Since the tragic Newtown, CT shootings, many different points of view have been expressed about how to address school security. There have been knee-jerk reactions, including arming teachers, putting police in schools, and, relevant to our business at Control Technologies, the installation of locks which would actually present their own life-safety issues.
It is inevitable that the heated discourse following the Newtown massacre will bring change to school security. Despite the loud calls for federal intervention, including a ban on assault weapons and multi-shot ammunition cartridges, change will most likely happen at the state and local levels. In New Hampshire and throughout New England, schools are already working on ideas for strengthening school security and school security systems. Improving video surveillance and providing access control systems and security guards top the list of ideas for boosting the efficacy of school security and building monitoring systems.
It certainly makes sense to evaluate school security systems, including installing video monitoring, revamping security procedures, and other techniques to prevent unwanted and armed individuals from entering schools – which, after all, must be safe havens for educating our children. But systems alone cannot fix the problem. Metal detectors, entry control, armed personnel, and video monitoring are reactive technologies, which an armed, intent killer will find a way to circumvent.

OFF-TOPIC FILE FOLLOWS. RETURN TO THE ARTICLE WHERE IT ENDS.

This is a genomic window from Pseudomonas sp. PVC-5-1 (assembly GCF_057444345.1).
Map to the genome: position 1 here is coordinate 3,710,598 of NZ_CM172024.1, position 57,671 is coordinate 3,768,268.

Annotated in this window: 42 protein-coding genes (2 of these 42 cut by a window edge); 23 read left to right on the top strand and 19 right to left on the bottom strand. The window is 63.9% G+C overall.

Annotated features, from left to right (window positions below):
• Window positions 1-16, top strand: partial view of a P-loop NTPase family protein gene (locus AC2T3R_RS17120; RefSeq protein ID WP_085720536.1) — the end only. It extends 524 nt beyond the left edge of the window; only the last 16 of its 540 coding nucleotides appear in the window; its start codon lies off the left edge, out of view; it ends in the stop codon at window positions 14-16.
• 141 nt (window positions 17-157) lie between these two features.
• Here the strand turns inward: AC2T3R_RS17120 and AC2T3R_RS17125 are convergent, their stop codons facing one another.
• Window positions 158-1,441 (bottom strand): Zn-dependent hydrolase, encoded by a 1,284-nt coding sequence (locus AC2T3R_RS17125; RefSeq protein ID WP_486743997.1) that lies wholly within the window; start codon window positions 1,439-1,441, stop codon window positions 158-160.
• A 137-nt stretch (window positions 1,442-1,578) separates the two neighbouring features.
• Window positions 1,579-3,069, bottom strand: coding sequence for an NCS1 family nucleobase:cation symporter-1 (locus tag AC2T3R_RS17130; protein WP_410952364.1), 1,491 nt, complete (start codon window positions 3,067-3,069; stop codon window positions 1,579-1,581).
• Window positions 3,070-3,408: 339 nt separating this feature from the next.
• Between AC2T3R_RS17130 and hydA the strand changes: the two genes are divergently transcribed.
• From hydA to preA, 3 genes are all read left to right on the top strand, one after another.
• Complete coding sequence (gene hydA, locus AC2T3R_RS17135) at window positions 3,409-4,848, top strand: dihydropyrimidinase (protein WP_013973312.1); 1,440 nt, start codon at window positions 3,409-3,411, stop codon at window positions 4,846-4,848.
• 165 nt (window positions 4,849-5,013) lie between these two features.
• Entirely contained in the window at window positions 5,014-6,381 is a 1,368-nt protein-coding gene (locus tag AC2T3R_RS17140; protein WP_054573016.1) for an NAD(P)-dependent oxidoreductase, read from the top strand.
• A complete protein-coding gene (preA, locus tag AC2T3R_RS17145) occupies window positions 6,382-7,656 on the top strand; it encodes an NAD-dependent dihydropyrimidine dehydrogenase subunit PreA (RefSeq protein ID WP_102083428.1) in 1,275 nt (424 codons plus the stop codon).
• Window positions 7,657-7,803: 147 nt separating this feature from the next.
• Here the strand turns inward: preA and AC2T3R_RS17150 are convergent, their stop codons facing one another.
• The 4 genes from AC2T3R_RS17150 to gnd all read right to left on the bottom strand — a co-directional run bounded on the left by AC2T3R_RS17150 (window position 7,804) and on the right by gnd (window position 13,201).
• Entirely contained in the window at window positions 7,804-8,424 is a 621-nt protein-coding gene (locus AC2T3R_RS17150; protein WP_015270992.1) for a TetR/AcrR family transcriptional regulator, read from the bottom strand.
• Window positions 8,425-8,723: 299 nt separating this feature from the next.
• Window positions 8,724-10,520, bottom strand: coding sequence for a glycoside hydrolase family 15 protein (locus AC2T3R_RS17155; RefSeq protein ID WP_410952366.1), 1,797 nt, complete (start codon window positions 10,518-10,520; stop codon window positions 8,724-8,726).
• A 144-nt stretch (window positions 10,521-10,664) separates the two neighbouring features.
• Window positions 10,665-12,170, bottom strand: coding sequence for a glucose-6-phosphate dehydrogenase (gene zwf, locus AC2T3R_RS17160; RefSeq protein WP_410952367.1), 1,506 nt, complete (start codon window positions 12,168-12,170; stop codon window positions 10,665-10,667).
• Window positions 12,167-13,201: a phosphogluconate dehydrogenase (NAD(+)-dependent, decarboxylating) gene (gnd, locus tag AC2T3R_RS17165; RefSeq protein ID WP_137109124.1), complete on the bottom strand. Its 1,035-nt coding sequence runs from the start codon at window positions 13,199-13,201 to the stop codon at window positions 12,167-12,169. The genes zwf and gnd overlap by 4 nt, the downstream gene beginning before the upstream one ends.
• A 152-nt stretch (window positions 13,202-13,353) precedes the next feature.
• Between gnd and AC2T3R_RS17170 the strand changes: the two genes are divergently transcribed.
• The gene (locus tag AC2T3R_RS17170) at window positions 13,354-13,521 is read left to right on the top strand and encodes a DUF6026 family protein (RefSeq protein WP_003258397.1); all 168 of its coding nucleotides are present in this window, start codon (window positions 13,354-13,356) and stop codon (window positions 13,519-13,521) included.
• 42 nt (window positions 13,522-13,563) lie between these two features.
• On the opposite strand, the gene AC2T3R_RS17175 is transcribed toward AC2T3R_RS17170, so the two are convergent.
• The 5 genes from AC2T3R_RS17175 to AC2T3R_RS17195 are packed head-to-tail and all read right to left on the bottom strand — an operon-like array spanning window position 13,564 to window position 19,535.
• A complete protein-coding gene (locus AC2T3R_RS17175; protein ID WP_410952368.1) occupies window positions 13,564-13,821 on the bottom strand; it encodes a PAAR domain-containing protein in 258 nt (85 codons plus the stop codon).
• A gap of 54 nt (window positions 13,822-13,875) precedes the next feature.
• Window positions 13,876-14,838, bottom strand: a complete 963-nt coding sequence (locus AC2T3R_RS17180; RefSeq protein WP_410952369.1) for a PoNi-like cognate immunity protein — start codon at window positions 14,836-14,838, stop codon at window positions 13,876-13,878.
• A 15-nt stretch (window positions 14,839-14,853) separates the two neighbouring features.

While conducting physical security evaluations is important, it is critical that schools take a close look at their security procedures. Just as the nuclear bomb drills many students were trained in (and frightened by) is not outdated today, so might huddling in corners and hiding under desks lead to more children and teachers getting hurt. In tandem with a security systems audit, schools should implement complete response drills and practice them regularly, with the ultimate goal of people calm in the event of the real thing.